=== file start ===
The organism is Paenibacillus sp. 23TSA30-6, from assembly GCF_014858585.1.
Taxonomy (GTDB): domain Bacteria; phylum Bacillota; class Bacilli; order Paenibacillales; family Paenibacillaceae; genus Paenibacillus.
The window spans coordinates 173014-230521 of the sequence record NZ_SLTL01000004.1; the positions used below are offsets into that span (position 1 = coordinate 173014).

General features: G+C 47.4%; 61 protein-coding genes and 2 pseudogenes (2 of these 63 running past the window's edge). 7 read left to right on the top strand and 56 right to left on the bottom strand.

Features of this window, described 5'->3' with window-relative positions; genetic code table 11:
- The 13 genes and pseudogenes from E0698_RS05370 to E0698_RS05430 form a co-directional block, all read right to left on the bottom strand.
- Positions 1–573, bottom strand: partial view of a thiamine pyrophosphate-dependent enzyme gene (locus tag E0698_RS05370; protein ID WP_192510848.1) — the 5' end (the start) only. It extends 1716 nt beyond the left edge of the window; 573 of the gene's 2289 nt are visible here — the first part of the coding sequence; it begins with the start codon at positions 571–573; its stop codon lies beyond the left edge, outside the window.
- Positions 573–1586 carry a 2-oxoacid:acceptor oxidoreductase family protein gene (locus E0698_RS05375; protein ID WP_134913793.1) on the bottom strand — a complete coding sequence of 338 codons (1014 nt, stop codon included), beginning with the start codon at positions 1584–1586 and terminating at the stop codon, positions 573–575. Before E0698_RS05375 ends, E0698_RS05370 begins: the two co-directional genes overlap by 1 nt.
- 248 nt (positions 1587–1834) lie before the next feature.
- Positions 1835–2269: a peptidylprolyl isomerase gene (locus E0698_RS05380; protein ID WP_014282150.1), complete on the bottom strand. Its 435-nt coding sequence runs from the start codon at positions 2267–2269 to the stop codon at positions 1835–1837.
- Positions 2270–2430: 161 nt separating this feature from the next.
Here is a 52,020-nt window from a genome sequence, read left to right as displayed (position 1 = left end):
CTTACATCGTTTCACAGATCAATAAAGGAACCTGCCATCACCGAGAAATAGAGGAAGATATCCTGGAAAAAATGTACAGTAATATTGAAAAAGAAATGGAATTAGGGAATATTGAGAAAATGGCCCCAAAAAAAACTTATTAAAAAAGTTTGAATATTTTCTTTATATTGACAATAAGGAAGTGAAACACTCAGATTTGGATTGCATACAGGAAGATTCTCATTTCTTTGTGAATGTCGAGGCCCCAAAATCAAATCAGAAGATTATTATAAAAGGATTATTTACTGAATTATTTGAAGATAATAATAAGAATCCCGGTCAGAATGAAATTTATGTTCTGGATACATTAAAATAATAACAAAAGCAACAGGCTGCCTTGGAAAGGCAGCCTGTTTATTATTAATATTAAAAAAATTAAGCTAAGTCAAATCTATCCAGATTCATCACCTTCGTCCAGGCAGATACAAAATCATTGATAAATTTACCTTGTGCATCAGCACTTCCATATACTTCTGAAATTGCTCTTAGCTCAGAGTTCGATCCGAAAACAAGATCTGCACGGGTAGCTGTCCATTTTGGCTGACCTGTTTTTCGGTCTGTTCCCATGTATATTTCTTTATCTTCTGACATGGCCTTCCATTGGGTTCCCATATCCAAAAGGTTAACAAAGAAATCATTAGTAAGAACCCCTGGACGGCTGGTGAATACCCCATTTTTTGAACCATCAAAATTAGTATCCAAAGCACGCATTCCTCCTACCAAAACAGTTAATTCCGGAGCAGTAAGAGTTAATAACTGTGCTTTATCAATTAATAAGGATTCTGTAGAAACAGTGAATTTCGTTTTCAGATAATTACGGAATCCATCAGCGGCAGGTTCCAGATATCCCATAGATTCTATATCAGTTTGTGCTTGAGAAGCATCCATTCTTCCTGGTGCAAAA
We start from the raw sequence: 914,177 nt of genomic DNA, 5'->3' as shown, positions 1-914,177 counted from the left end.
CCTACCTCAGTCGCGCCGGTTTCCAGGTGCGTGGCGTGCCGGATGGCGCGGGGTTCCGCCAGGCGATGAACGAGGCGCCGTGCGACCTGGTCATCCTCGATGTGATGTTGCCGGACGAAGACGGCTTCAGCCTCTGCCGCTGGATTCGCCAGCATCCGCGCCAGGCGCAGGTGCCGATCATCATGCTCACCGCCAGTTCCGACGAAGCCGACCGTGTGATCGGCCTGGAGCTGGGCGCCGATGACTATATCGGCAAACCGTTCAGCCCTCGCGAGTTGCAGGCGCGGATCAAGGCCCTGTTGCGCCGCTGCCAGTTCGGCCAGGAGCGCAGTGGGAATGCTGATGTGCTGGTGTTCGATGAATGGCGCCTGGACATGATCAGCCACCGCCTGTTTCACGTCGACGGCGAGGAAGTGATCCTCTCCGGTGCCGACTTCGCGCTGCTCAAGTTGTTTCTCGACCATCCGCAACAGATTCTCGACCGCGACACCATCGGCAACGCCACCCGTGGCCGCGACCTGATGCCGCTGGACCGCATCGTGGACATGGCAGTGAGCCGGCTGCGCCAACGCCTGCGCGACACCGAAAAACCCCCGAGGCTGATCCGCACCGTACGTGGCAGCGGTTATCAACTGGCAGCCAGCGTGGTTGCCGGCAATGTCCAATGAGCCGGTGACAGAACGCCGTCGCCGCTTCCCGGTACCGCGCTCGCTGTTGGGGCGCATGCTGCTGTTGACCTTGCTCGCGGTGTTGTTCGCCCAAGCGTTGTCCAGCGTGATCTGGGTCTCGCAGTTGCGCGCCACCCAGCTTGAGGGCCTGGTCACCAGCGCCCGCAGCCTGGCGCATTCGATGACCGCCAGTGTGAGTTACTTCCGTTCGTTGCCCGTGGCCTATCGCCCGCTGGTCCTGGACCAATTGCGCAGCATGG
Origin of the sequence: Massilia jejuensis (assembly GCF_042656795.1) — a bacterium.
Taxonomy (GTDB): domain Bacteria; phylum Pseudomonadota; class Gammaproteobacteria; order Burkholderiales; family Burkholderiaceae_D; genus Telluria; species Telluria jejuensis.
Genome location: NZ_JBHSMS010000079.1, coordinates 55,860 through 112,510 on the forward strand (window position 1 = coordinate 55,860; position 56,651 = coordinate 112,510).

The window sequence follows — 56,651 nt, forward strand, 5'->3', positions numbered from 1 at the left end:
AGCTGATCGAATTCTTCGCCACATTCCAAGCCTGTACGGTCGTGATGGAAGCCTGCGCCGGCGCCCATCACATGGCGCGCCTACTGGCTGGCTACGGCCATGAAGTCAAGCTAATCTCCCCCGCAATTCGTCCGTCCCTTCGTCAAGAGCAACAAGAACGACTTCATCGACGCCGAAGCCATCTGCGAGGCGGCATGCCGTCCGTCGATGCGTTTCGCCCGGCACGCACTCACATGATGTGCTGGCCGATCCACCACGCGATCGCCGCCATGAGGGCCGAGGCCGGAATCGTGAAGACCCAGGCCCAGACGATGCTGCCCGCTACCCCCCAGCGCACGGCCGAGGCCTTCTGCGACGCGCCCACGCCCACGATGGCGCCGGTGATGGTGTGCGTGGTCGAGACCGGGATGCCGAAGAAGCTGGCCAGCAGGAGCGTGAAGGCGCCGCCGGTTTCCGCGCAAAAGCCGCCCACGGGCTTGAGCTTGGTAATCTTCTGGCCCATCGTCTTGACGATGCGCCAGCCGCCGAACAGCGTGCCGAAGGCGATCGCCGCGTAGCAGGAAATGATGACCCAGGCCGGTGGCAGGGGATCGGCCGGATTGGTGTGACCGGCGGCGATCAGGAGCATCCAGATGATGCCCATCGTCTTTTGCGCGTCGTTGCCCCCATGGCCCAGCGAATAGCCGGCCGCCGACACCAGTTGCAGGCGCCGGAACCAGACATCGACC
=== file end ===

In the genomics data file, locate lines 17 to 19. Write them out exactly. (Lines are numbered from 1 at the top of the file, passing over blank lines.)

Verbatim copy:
Taxonomy (GTDB): domain Bacteria; phylum Pseudomonadota; class Gammaproteobacteria; order Burkholderiales; family Burkholderiaceae_D; genus Telluria; species Telluria jejuensis.
Genome location: NZ_JBHSMS010000079.1, coordinates 55,860 through 112,510 on the forward strand (window position 1 = coordinate 55,860; position 56,651 = coordinate 112,510).

The window sequence follows — 56,651 nt, forward strand, 5'->3', positions numbered from 1 at the left end: